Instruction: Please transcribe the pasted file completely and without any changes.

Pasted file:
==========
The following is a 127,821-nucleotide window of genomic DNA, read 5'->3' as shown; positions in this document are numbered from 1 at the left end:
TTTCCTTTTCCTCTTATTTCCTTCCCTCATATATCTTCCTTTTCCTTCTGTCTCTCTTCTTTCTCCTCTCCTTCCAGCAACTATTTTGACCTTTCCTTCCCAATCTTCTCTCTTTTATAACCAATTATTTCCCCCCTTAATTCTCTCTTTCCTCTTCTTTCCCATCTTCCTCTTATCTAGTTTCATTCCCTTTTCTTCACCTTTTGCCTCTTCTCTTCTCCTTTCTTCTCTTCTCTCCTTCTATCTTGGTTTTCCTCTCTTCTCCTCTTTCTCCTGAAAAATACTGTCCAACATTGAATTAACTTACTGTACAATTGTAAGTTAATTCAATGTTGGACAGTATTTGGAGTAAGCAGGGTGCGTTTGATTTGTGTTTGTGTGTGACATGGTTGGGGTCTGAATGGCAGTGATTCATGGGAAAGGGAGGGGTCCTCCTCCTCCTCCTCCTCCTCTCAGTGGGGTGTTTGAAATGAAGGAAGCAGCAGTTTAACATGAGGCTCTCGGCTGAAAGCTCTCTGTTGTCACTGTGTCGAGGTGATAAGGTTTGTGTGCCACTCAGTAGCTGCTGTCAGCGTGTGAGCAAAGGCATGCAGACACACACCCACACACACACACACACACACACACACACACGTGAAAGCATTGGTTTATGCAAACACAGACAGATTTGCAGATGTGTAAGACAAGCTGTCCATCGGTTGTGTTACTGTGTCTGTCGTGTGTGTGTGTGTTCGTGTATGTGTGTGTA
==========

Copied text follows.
The following is a 127,821-nucleotide window of genomic DNA, read 5'->3' as shown; positions in this document are numbered from 1 at the left end:
TTTCCTTTTCCTCTTATTTCCTTCCCTCATATATCTTCCTTTTCCTTCTGTCTCTCTTCTTTCTCCTCTCCTTCCAGCAACTATTTTGACCTTTCCTTCCCAATCTTCTCTCTTTTATAACCAATTATTTCCCCCCTTAATTCTCTCTTTCCTCTTCTTTCCCATCTTCCTCTTATCTAGTTTCATTCCCTTTTCTTCACCTTTTGCCTCTTCTCTTCTCCTTTCTTCTCTTCTCTCCTTCTATCTTGGTTTTCCTCTCTTCTCCTCTTTCTCCTGAAAAATACTGTCCAACATTGAATTAACTTACTGTACAATTGTAAGTTAATTCAATGTTGGACAGTATTTGGAGTAAGCAGGGTGCGTTTGATTTGTGTTTGTGTGTGACATGGTTGGGGTCTGAATGGCAGTGATTCATGGGAAAGGGAGGGGTCCTCCTCCTCCTCCTCCTCCTCTCAGTGGGGTGTTTGAAATGAAGGAAGCAGCAGTTTAACATGAGGCTCTCGGCTGAAAGCTCTCTGTTGTCACTGTGTCGAGGTGATAAGGTTTGTGTGCCACTCAGTAGCTGCTGTCAGCGTGTGAGCAAAGGCATGCAGACACACACCCACACACACACACACACACACACACACACACGTGAAAGCATTGGTTTATGCAAACACAGACAGATTTGCAGATGTGTAAGACAAGCTGTCCATCGGTTGTGTTACTGTGTCTGTCGTGTGTGTGTGTGTTCGTGTATGTGTGTGTA